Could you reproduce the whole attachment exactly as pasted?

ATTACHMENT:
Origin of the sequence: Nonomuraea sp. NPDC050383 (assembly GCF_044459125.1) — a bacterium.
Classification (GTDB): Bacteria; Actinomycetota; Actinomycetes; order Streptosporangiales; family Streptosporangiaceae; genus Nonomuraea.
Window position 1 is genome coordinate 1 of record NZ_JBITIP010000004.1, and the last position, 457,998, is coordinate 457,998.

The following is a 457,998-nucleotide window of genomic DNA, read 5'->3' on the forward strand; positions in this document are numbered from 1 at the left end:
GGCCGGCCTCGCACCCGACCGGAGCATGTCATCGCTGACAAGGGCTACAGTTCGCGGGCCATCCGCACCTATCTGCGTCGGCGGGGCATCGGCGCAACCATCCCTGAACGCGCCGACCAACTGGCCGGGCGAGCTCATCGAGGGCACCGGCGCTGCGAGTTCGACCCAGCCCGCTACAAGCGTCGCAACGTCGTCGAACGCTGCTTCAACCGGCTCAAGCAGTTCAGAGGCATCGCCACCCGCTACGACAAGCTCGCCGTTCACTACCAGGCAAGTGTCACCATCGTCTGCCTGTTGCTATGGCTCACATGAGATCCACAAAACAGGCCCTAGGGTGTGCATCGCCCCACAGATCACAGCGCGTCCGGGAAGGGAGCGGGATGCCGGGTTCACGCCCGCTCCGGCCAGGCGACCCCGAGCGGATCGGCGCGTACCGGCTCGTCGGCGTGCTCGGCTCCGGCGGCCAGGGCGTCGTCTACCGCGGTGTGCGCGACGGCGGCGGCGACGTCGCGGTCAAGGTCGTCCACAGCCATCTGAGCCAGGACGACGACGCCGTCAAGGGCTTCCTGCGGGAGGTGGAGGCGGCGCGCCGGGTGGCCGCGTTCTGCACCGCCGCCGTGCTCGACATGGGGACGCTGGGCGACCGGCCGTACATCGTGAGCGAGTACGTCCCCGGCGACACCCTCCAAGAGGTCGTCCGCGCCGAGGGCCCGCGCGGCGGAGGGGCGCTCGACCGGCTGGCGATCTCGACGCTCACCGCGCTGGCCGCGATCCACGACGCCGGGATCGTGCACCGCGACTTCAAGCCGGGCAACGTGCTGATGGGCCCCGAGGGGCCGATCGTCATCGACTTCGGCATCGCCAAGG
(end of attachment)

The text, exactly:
Origin of the sequence: Nonomuraea sp. NPDC050383 (assembly GCF_044459125.1) — a bacterium.
Classification (GTDB): Bacteria; Actinomycetota; Actinomycetes; order Streptosporangiales; family Streptosporangiaceae; genus Nonomuraea.
Window position 1 is genome coordinate 1 of record NZ_JBITIP010000004.1, and the last position, 457,998, is coordinate 457,998.

The following is a 457,998-nucleotide window of genomic DNA, read 5'->3' on the forward strand; positions in this document are numbered from 1 at the left end:
GGCCGGCCTCGCACCCGACCGGAGCATGTCATCGCTGACAAGGGCTACAGTTCGCGGGCCATCCGCACCTATCTGCGTCGGCGGGGCATCGGCGCAACCATCCCTGAACGCGCCGACCAACTGGCCGGGCGAGCTCATCGAGGGCACCGGCGCTGCGAGTTCGACCCAGCCCGCTACAAGCGTCGCAACGTCGTCGAACGCTGCTTCAACCGGCTCAAGCAGTTCAGAGGCATCGCCACCCGCTACGACAAGCTCGCCGTTCACTACCAGGCAAGTGTCACCATCGTCTGCCTGTTGCTATGGCTCACATGAGATCCACAAAACAGGCCCTAGGGTGTGCATCGCCCCACAGATCACAGCGCGTCCGGGAAGGGAGCGGGATGCCGGGTTCACGCCCGCTCCGGCCAGGCGACCCCGAGCGGATCGGCGCGTACCGGCTCGTCGGCGTGCTCGGCTCCGGCGGCCAGGGCGTCGTCTACCGCGGTGTGCGCGACGGCGGCGGCGACGTCGCGGTCAAGGTCGTCCACAGCCATCTGAGCCAGGACGACGACGCCGTCAAGGGCTTCCTGCGGGAGGTGGAGGCGGCGCGCCGGGTGGCCGCGTTCTGCACCGCCGCCGTGCTCGACATGGGGACGCTGGGCGACCGGCCGTACATCGTGAGCGAGTACGTCCCCGGCGACACCCTCCAAGAGGTCGTCCGCGCCGAGGGCCCGCGCGGCGGAGGGGCGCTCGACCGGCTGGCGATCTCGACGCTCACCGCGCTGGCCGCGATCCACGACGCCGGGATCGTGCACCGCGACTTCAAGCCGGGCAACGTGCTGATGGGCCCCGAGGGGCCGATCGTCATCGACTTCGGCATCGCCAAGG